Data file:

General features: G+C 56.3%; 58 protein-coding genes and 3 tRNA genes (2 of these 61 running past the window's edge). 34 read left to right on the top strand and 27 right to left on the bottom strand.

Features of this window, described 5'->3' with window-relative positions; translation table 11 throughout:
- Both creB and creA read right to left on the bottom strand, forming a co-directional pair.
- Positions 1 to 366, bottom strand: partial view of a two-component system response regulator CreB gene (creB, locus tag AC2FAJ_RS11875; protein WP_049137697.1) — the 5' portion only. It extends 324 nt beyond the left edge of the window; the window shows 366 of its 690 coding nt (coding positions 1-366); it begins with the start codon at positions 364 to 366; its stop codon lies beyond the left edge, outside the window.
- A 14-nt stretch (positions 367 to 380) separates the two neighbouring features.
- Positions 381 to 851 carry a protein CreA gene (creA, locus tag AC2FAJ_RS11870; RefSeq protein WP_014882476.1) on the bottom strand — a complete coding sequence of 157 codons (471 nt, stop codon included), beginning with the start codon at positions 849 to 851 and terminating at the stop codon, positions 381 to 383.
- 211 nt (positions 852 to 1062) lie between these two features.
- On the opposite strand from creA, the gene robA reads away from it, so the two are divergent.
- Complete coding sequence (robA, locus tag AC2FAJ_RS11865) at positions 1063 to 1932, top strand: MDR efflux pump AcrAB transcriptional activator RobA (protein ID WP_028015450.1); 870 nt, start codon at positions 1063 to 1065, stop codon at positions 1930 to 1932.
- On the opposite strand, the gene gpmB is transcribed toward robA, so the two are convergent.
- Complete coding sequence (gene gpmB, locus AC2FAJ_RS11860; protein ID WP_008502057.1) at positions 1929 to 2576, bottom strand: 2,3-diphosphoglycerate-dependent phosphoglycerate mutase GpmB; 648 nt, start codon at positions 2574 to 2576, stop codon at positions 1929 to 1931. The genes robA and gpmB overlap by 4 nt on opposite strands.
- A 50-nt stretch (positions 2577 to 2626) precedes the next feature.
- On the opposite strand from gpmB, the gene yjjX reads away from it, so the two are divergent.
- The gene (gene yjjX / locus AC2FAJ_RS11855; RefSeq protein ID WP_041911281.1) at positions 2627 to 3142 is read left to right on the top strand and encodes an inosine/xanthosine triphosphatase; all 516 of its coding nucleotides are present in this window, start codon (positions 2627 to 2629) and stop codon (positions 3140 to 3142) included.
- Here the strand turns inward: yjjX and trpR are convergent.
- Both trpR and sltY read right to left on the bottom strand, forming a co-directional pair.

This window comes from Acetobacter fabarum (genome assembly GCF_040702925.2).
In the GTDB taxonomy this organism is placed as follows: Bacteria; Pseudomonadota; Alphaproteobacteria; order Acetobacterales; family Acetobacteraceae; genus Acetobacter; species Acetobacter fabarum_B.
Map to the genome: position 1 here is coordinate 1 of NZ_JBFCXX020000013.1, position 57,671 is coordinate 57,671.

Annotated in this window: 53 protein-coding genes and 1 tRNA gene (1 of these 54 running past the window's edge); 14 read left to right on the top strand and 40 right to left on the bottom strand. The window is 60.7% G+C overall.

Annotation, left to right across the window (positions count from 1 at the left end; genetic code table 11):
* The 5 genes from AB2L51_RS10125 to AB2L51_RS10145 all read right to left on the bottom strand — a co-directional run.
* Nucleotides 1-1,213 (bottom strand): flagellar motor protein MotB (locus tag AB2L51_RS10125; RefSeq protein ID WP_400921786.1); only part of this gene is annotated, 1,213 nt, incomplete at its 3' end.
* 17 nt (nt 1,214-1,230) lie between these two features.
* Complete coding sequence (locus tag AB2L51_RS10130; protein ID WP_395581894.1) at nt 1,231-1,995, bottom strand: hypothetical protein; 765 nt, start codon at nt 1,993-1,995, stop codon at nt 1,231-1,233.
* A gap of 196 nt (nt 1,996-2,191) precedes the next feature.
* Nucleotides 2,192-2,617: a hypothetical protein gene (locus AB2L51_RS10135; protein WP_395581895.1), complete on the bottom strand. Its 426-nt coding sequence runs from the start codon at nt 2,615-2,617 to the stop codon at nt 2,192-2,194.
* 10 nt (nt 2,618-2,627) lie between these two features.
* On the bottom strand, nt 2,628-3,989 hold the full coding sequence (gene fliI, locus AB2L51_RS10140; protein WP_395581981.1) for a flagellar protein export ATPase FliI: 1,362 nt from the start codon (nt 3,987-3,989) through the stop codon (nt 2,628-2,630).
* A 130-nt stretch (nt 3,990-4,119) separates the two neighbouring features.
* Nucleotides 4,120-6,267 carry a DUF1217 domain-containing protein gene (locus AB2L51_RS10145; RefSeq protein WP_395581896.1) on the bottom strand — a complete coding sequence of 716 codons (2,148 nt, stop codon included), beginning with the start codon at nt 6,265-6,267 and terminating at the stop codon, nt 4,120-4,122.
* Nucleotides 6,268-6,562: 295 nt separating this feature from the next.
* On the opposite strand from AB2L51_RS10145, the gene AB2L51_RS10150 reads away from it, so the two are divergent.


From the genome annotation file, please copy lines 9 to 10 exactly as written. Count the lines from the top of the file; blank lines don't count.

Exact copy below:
- Complete coding sequence (robA, locus tag AC2FAJ_RS11865) at positions 1063 to 1932, top strand: MDR efflux pump AcrAB transcriptional activator RobA (protein ID WP_028015450.1); 870 nt, start codon at positions 1063 to 1065, stop codon at positions 1930 to 1932.
- On the opposite strand, the gene gpmB is transcribed toward robA, so the two are convergent.